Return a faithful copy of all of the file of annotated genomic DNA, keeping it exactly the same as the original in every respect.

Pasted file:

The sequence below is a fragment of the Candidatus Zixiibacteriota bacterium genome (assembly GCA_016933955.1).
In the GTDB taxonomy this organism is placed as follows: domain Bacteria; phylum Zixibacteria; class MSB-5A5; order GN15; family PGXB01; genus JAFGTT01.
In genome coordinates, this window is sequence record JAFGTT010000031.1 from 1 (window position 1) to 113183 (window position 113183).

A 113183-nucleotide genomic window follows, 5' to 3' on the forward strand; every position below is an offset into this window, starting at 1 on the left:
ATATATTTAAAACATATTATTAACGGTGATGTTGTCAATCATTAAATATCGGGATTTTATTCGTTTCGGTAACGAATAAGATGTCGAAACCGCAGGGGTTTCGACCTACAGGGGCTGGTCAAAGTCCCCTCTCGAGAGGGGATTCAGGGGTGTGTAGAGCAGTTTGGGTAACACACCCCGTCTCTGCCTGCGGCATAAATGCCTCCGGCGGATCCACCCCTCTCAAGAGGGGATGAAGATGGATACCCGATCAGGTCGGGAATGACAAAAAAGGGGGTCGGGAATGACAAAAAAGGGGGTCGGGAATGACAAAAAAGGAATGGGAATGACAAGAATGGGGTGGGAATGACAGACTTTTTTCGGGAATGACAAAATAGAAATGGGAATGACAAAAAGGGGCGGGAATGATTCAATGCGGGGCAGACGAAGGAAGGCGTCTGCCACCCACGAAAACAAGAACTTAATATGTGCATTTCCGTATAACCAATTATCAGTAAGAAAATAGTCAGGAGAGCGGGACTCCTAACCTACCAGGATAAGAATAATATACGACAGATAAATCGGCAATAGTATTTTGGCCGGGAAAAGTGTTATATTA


The sequence below is a fragment of the Candidatus Zixiibacteriota bacterium genome (assembly GCA_016933955.1).
In the GTDB taxonomy this organism is placed as follows: domain Bacteria; phylum Zixibacteria; class MSB-5A5; order GN15; family PGXB01; genus JAFGTT01.
In genome coordinates, this window is sequence record JAFGTT010000031.1 from 1 (window position 1) to 113183 (window position 113183).

A 113183-nucleotide genomic window follows, 5' to 3' on the forward strand; every position below is an offset into this window, starting at 1 on the left:
ATATATTTAAAACATATTATTAACGGTGATGTTGTCAATCATTAAATATCGGGATTTTATTCGTTTCGGTAACGAATAAGATGTCGAAACCGCAGGGGTTTCGACCTACAGGGGCTGGTCAAAGTCCCCTCTCGAGAGGGGATTCAGGGGTGTGTAGAGCAGTTTGGGTAACACACCCCGTCTCTGCCTGCGGCATAAATGCCTCCGGCGGATCCACCCCTCTCAAGAGGGGATGAAGATGGATACCCGATCAGGTCGGGAATGACAAAAAAGGGGGTCGGGAATGACAAAAAAGGGGGTCGGGAATGACAAAAAAGGAATGGGAATGACAAGAATGGGGTGGGAATGACAGACTTTTTTCGGGAATGACAAAATAGAAATGGGAATGACAAAAAGGGGCGGGAATGATTCAATGCGGGGCAGACGAAGGAAGGCGTCTGCCACCCACGAAAACAAGAACTTAATATGTGCATTTCCGTATAACCAATTATCAGTAAGAAAATAGTCAGGAGAGCGGGACTCCTAACCTACCAGGATAAGAATAATATACGACAGATAAATCGGCAATAGTATTTTGGCCGGGAAAAGTGTTATATTA